Perfect Storm: Why the Atlanta Real Estate Market is Booming
By Steve Saenz, ExploreATL Tour Guide | June 2018
Atlanta has been a pretty popular place to live since 1837, when a fledgling railroad town called Terminus was formed. However, nothing compares to what is happening in Atlanta today when it comes to real estate. A confluence of events have created a "perfect storm" in the Atlanta real estate market. The result can only be described as a huge gap between the supply of homes and the demand for them. This explains why we have seen an unprecedented increase in real estate prices since end of the economic downturn that took place from 2008 to 2012. Here are some of the drivers (conditions) that have created this once-in-a-lifetime economic event...
- LOCATION — The old real estate adage about location applies to entire cities as well as individual properties. Atlanta largely exists because of it's location in the foothills of the Appalachian Mountains. Our city sits atop a ridge that runs south of the Chattahoochee River. At 1,050 feet above sea level, Atlanta has one of the highest elevations among major cities east of the Mississippi River. It was this location (in 1837) that made ATL the logical place to establish a connection between the Western & Atlantic Railroad and the rest of the United States (see below). This was done to provide the Port of Savannah with "inland reach." To this day, Atlanta enjoys a strategic advantage because of its location. Our city remains one of America's most important transportation hubs and increasingly serves as a gateway to and from Europe and South America. Speaking of international portals, there is significant interest in Atlanta real estate among institutional investors around the world. Institutional capital is also flowing into some familiar places from neighboring states.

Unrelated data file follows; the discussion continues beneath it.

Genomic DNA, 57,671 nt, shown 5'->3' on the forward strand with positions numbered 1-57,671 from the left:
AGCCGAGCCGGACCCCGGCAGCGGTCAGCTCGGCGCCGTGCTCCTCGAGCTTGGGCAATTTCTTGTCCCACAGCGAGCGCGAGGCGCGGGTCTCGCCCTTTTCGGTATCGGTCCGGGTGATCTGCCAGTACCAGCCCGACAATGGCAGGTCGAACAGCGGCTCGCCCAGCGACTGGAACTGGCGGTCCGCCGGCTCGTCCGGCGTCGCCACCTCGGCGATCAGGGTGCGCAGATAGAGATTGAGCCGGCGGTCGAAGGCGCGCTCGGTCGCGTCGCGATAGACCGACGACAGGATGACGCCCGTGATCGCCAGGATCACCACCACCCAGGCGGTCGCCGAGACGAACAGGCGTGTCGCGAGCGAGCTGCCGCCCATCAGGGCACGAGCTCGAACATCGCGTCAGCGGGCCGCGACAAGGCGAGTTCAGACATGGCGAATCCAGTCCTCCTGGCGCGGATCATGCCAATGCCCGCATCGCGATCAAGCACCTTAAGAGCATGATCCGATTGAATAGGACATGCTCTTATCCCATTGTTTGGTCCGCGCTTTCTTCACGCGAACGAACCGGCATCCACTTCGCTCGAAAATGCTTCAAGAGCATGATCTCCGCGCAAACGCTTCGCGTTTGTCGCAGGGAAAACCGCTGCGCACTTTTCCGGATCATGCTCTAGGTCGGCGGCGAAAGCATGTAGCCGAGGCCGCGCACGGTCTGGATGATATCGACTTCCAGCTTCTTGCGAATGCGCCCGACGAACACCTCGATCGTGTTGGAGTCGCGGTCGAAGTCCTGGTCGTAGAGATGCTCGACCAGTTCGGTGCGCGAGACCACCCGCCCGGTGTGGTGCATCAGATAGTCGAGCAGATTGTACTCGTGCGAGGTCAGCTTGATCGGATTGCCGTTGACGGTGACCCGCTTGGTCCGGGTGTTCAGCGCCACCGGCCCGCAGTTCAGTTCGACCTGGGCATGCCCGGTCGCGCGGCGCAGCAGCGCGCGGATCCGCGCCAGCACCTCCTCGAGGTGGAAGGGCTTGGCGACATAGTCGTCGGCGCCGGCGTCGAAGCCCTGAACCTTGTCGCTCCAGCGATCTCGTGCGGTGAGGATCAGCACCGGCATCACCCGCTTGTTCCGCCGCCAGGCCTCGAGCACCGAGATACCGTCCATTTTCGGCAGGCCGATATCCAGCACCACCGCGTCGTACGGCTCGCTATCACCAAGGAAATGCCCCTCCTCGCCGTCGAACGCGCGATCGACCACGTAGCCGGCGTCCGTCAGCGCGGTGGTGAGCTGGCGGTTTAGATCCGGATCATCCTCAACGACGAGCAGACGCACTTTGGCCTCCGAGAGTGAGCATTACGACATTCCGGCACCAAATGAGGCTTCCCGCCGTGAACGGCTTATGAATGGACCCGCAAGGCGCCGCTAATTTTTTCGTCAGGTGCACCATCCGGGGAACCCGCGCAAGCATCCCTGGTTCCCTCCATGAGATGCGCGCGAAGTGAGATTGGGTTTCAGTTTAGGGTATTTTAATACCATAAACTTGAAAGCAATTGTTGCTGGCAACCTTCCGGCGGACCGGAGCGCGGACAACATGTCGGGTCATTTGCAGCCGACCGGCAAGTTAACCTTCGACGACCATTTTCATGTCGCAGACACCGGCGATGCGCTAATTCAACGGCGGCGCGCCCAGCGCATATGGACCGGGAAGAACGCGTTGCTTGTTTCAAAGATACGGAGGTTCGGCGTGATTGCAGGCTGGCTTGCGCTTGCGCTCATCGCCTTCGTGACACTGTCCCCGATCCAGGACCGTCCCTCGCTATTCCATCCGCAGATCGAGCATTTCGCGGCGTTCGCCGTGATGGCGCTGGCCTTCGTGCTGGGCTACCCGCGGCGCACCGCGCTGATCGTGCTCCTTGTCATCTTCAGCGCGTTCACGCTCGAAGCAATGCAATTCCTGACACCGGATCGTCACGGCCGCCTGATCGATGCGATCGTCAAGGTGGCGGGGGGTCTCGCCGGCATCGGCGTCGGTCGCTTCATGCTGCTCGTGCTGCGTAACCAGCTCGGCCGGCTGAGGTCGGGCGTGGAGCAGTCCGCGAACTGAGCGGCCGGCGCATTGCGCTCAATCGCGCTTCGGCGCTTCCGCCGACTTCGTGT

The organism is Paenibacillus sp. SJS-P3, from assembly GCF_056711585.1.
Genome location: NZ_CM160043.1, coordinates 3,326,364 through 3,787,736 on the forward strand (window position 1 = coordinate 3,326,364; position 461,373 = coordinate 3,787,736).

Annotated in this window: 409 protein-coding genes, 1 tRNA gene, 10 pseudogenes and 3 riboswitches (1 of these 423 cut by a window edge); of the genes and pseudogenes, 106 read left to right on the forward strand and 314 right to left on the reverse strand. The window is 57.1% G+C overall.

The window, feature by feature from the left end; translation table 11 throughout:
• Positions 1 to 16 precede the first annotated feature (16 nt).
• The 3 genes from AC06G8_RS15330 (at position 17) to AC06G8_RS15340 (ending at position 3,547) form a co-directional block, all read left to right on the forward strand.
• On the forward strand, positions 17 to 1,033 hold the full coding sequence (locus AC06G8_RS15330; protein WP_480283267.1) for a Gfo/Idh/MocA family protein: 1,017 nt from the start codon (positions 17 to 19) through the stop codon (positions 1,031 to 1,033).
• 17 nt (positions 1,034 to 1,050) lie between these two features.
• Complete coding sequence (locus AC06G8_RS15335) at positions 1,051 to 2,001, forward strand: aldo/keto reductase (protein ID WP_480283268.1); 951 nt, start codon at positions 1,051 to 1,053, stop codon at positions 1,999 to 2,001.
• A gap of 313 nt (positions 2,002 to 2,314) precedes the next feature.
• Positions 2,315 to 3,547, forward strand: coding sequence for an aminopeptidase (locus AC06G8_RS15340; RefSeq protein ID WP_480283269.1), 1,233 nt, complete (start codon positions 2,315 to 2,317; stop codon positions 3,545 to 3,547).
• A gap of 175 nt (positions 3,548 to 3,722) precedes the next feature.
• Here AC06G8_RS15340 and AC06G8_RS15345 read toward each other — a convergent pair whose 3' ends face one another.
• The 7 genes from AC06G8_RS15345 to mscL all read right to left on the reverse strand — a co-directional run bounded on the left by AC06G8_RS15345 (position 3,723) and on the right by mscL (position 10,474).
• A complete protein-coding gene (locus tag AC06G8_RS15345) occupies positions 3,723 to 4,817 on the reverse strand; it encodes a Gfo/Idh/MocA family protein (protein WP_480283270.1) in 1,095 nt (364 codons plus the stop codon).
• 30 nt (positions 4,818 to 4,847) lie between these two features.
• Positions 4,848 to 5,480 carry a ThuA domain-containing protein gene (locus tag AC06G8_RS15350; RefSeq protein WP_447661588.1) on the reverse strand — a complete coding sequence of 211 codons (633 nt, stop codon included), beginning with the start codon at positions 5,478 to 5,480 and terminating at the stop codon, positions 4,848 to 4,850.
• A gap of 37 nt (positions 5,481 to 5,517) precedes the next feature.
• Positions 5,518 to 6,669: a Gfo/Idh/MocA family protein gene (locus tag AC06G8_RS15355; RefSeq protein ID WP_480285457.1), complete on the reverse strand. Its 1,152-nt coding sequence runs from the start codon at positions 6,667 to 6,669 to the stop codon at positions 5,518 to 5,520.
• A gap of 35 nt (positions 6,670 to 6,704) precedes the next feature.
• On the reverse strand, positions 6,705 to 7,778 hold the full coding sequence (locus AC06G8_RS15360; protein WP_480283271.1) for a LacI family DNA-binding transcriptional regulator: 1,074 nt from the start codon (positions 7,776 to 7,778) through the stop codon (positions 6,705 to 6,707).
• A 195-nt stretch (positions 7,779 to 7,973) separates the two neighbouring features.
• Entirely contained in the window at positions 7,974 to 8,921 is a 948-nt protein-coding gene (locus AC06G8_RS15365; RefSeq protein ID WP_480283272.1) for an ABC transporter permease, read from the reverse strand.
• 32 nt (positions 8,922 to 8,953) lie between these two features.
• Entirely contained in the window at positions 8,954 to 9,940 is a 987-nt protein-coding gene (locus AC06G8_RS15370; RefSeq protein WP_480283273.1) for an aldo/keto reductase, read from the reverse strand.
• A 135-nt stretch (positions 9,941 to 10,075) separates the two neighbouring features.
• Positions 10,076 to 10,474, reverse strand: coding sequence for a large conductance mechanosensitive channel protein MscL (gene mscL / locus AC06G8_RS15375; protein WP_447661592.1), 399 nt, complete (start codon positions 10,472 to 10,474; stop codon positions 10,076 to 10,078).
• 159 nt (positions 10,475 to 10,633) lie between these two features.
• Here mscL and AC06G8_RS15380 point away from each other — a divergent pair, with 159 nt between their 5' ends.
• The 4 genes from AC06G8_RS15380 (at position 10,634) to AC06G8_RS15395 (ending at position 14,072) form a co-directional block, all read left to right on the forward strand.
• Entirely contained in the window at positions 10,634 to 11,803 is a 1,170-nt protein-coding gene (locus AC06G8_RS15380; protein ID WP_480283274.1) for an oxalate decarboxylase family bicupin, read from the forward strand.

- POPULATION — In 2016, the Office of City Planning in ATL commissioned a study to determine how big Atlanta is likely to get by 2050. The answer, according to Dr. Arthur Nelson, is 1.3 million. In 2018, Atlanta's population (city limits) was slightly less than 500,000. Metropolitan Atlanta is expected to grow from 6.5 million to 9 million during the same period. This structural trend will drive the demand for housing throughout the Atlanta region for decades to come. Dr. Nelson's study helped lay the foundation for the City Design Plan, which was published in September 2017.